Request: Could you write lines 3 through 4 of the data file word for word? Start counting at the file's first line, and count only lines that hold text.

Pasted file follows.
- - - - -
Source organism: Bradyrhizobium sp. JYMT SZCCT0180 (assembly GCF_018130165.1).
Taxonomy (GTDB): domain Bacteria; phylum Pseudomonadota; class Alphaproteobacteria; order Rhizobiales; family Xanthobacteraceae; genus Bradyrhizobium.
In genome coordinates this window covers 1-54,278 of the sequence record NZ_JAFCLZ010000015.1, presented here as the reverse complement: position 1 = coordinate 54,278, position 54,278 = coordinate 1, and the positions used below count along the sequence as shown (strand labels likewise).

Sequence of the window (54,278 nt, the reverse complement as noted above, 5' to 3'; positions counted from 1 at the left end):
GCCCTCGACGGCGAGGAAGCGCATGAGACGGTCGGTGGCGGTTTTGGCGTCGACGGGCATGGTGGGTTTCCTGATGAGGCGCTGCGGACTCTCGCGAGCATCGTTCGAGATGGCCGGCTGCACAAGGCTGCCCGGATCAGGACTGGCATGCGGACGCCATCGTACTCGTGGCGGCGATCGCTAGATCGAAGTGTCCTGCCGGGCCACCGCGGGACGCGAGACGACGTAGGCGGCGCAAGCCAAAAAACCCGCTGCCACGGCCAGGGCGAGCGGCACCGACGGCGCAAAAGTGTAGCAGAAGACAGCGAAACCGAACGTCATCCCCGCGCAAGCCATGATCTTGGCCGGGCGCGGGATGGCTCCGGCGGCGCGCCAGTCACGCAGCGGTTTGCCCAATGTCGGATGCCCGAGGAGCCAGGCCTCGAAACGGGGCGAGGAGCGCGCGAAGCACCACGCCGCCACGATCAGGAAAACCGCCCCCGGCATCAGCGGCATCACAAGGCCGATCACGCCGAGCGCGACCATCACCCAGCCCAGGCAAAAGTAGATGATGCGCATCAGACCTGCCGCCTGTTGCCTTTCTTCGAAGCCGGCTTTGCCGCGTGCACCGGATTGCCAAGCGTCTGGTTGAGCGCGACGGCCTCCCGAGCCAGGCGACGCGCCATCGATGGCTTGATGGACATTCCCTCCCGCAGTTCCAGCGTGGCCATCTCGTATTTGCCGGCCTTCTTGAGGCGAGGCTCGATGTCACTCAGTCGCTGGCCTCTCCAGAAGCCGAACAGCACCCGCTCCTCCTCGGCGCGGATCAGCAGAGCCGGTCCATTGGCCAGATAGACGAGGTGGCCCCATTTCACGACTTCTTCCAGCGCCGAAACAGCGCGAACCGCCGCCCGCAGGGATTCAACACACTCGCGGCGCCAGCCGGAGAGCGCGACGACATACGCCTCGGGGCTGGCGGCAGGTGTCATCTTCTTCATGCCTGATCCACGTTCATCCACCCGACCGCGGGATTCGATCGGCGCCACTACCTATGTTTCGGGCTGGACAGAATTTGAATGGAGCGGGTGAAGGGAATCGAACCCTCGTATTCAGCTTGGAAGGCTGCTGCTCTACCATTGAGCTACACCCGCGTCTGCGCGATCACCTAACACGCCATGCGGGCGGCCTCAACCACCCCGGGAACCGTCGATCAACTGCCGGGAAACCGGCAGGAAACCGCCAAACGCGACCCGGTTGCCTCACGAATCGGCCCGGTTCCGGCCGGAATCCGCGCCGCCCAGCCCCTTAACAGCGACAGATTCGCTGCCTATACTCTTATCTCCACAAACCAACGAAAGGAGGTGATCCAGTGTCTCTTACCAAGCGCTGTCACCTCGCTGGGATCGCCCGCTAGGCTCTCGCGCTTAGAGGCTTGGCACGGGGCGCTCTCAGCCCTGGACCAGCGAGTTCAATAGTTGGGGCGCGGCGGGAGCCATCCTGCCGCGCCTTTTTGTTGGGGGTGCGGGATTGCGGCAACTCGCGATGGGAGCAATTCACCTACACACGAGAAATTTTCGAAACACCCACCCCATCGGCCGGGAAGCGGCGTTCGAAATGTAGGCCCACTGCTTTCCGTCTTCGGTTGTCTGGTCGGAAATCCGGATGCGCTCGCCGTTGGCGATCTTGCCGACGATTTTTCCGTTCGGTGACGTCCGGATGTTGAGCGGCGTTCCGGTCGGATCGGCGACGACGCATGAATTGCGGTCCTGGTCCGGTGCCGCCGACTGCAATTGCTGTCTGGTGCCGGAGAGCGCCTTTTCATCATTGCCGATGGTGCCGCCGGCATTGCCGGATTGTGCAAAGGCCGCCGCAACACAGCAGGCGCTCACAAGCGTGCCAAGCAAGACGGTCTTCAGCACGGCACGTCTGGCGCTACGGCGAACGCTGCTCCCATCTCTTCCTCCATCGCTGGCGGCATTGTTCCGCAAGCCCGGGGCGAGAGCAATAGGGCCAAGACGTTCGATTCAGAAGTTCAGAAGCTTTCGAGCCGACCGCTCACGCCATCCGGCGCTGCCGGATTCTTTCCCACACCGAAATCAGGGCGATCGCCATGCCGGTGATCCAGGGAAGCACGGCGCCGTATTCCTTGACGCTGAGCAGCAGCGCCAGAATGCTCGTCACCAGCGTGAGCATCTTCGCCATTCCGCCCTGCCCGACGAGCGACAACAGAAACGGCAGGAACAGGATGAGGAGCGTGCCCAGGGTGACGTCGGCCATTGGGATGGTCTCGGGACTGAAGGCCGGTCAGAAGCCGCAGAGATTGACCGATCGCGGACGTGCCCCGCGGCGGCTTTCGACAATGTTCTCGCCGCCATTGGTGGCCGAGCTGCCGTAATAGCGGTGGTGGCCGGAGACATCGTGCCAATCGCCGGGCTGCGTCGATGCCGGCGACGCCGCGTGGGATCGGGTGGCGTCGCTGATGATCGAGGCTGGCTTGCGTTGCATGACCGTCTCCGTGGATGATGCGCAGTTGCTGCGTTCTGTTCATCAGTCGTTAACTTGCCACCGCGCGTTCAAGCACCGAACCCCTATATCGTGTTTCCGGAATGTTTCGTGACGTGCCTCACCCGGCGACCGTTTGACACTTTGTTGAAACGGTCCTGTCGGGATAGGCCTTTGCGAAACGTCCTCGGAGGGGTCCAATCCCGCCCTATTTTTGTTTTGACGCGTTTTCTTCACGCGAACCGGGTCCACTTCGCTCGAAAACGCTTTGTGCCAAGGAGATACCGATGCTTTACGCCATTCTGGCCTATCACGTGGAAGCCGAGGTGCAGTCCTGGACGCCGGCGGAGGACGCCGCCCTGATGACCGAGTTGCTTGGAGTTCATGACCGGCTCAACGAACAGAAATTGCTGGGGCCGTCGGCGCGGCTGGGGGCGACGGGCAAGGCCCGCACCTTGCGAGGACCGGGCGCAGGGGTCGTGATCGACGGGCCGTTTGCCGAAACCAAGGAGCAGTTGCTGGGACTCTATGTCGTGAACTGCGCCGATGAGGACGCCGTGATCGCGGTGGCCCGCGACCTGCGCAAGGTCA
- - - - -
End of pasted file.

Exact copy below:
In genome coordinates this window covers 1-54,278 of the sequence record NZ_JAFCLZ010000015.1, presented here as the reverse complement: position 1 = coordinate 54,278, position 54,278 = coordinate 1, and the positions used below count along the sequence as shown (strand labels likewise).

Sequence of the window (54,278 nt, the reverse complement as noted above, 5' to 3'; positions counted from 1 at the left end):